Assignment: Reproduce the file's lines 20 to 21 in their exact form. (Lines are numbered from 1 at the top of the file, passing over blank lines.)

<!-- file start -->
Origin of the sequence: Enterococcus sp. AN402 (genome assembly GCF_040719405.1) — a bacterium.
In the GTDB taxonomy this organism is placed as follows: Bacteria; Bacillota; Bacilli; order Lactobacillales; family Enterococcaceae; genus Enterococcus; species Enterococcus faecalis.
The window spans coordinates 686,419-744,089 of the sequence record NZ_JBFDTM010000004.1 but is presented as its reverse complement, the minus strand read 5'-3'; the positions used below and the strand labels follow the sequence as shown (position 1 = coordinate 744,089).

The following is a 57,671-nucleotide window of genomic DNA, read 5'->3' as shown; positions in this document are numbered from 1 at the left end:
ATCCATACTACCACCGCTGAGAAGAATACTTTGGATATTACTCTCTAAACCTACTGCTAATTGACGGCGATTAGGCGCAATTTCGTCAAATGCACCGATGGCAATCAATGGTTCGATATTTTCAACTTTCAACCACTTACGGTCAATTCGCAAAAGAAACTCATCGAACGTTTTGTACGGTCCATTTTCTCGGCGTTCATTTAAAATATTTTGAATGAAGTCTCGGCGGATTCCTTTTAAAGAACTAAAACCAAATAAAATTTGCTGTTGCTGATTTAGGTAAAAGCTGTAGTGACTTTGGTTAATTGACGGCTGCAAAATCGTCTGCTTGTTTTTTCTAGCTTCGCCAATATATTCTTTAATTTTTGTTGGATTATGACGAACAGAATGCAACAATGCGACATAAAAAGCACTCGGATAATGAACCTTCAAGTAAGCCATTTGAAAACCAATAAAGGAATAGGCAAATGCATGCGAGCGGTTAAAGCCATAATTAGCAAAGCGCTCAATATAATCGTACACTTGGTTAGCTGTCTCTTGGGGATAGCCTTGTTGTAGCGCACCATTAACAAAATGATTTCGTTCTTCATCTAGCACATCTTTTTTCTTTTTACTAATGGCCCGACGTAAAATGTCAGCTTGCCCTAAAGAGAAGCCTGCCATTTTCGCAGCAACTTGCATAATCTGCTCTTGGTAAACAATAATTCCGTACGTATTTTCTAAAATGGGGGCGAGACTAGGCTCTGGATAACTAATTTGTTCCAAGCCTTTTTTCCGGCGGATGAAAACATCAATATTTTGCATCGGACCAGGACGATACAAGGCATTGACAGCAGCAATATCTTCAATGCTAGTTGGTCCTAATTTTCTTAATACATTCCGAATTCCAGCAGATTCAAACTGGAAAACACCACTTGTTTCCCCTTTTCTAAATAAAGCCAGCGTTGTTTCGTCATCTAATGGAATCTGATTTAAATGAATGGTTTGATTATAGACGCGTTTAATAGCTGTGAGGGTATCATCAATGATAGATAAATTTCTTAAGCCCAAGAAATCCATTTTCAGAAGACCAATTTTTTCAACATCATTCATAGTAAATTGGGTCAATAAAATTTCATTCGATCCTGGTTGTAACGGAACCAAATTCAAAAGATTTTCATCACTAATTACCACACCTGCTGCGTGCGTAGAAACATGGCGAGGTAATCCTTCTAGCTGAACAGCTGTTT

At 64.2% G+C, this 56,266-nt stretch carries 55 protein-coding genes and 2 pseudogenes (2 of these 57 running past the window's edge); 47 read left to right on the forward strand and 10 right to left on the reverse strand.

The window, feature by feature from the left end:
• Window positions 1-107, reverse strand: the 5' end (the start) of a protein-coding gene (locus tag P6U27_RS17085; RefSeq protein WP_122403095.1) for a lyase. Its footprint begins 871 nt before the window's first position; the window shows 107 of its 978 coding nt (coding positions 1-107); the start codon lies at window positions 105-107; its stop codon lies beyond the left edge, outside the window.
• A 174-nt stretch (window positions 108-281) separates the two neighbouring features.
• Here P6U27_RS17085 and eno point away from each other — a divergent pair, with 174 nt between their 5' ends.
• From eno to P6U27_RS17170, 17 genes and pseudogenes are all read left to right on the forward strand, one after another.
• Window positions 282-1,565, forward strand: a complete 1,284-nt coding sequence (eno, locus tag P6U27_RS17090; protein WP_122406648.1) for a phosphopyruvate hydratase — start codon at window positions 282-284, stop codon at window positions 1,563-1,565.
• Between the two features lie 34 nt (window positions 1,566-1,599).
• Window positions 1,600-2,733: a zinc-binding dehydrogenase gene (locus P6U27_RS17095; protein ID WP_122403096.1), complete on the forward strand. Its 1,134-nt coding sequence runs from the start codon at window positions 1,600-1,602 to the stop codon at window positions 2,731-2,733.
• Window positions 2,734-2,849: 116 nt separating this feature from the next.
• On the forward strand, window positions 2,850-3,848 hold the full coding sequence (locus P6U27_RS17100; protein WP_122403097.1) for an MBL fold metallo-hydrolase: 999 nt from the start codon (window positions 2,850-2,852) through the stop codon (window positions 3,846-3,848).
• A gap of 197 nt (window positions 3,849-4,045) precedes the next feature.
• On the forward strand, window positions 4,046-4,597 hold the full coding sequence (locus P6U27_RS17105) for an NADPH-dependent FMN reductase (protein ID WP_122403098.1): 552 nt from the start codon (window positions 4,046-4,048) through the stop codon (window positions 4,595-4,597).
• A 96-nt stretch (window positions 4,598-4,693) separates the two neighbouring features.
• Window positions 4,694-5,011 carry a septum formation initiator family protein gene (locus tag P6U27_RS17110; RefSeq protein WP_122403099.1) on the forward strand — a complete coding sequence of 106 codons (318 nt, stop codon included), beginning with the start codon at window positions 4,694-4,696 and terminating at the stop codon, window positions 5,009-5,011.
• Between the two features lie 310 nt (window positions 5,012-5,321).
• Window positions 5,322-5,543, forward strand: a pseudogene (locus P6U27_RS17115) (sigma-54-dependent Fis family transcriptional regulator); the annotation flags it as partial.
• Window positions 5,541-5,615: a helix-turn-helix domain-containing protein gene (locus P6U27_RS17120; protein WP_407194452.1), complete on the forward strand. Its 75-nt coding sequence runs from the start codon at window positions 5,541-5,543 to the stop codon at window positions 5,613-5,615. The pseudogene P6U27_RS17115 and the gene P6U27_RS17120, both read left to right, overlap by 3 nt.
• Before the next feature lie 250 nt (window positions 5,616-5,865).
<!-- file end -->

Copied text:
• Window positions 4,694-5,011 carry a septum formation initiator family protein gene (locus tag P6U27_RS17110; RefSeq protein WP_122403099.1) on the forward strand — a complete coding sequence of 106 codons (318 nt, stop codon included), beginning with the start codon at window positions 4,694-4,696 and terminating at the stop codon, window positions 5,009-5,011.
• Between the two features lie 310 nt (window positions 5,012-5,321).